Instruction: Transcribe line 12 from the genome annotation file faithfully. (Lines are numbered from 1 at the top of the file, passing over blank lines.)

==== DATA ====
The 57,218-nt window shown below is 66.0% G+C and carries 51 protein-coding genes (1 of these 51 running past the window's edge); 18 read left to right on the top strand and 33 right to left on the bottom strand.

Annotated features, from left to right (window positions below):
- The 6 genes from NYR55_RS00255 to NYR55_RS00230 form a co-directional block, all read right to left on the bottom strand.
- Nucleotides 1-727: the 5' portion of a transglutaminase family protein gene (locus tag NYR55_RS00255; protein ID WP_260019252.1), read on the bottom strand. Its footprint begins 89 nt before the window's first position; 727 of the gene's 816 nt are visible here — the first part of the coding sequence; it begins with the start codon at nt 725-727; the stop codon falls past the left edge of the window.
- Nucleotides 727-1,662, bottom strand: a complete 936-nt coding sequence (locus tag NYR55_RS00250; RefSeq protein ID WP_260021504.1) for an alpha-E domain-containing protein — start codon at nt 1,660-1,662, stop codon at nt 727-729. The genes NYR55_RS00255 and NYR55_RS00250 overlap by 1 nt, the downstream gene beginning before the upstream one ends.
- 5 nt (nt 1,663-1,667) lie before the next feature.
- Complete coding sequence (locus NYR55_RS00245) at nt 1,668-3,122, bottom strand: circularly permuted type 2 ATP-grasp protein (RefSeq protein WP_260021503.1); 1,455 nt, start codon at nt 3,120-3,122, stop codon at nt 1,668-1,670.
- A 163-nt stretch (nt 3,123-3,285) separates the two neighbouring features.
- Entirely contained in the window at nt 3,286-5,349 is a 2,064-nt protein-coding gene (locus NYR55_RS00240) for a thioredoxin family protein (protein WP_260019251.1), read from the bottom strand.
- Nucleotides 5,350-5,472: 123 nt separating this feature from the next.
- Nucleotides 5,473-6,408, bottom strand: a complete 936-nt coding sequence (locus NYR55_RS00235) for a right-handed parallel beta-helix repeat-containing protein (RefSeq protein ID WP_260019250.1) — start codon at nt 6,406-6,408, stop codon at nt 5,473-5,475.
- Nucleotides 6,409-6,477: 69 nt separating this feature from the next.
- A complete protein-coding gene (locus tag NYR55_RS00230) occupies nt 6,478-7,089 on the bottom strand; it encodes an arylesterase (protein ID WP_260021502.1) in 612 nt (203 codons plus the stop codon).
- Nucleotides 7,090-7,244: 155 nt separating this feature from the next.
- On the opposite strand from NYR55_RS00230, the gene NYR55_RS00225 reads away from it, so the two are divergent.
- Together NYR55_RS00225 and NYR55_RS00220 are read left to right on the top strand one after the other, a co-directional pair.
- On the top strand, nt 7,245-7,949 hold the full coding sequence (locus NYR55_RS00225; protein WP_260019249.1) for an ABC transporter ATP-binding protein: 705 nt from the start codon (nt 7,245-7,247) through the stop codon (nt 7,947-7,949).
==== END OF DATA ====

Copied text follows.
- Nucleotides 6,409-6,477: 69 nt separating this feature from the next.